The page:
Hashimoto's Thyroiditis: Circulatory Disease

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Hashimoto's Thyroiditis: Circulatory Disease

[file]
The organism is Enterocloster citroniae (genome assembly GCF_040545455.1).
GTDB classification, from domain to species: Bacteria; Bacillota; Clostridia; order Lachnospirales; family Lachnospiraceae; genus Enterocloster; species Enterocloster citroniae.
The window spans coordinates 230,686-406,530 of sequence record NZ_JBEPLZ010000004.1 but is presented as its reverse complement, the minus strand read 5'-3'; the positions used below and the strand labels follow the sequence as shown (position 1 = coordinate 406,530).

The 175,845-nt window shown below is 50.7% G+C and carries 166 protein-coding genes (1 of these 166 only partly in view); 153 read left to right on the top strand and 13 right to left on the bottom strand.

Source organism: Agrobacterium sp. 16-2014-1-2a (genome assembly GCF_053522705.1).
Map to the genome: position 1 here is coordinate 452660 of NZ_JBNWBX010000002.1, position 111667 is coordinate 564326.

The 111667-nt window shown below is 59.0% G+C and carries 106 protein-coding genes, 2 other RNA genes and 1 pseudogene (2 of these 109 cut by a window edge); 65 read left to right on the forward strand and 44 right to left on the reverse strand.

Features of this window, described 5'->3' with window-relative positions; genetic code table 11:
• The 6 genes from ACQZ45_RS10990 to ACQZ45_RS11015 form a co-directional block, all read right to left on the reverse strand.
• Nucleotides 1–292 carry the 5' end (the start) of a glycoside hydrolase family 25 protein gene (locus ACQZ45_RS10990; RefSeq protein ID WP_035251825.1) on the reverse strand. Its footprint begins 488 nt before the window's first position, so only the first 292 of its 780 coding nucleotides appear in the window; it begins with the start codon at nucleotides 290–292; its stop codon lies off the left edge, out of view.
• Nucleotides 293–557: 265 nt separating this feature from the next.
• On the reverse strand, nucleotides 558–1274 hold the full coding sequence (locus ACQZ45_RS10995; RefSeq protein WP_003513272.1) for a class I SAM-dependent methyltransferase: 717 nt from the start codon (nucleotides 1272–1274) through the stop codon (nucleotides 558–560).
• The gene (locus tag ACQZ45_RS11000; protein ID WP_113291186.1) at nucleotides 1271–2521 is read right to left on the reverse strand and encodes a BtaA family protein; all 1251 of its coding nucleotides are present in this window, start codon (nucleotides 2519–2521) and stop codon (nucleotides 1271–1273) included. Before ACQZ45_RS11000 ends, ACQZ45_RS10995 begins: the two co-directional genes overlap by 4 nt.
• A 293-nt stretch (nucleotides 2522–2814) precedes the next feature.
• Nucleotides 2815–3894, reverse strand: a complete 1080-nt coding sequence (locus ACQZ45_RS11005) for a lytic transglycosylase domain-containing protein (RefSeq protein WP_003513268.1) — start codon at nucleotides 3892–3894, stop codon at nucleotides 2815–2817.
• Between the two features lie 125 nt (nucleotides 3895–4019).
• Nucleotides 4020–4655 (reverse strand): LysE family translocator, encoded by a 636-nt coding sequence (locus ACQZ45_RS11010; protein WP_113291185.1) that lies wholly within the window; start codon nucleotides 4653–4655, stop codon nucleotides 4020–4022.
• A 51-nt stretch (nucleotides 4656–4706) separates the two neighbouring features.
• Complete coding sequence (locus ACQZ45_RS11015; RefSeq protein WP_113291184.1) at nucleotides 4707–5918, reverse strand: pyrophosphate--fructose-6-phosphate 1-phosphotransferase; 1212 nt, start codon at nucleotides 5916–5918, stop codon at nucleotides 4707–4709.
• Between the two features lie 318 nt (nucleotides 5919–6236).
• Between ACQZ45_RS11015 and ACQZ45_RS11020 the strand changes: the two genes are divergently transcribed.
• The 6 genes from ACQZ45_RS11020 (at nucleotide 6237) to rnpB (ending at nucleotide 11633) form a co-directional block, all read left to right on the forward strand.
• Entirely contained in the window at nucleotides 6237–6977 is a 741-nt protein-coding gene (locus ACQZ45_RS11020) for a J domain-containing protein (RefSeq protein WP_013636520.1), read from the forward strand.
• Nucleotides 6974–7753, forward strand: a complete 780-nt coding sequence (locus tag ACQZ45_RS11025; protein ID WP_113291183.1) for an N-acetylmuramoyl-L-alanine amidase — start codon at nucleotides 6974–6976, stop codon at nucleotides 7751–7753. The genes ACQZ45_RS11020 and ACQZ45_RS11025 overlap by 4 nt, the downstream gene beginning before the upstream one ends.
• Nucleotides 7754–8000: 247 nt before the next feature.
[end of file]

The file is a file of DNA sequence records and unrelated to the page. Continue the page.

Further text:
Thyroiditis is the inflammation of the thyroid gland. It has many causes, Hashimoto's thyroiditis being the most common of them. There are also Subacute Thyroiditis and "Silent" thyroiditis, which occur less frequently than Hashimoto's. Abnormal blood antibodies and white blood cells attacking and damaging thyroid cells cause this Auto Immune disorder. This is normally considered a chronic inflammatory disorder of the thyroid gland. In the end the sufferer ends up with a greatly diminished amount or complete absence of thyroid cells, which results in the condition of hypothyroidism. Normally sufferers of Hashimoto's are women of almost every age range. Mild pressure in the thyroid gland and tiredness are normally the first recognizable symptoms. Muscle weakness, weight gain and other endocrine disorder are more symptoms. A goitre, which is firm, slightly irregular, and sometimes slightly tender, occurs in the early stages creating pain in about 10% of cases. High levels of antibodies in the blood that work against the patient's own thyroid proteins indicate the possible presence of Hashimoto's thyroiditis. A thyroid biopsy where a needle is inserted into the thyroid gland and some cells removed and smeared onto a glass slide will definitively diagnose the patient. Women over 50 years of age should be screened by a TSH test; a high TSH will be found in 10-15% and will almost invariably be due to Hashimoto's thyroiditis. The normal treatment of Hashimoto's thyroiditis is dependent upon the physician but is normally thyroid hormone replacement called thyroxine when the condition is confirmed, even if the thyroid is functioning normally. The same dosage amount is prescribed for hypothyroidism although initially larger doses are utilized to shrink the goitre. The goitre may remain for several years before completely disappearing. The goitre will shrink over a period of 6 to 18 months in most patients. When...
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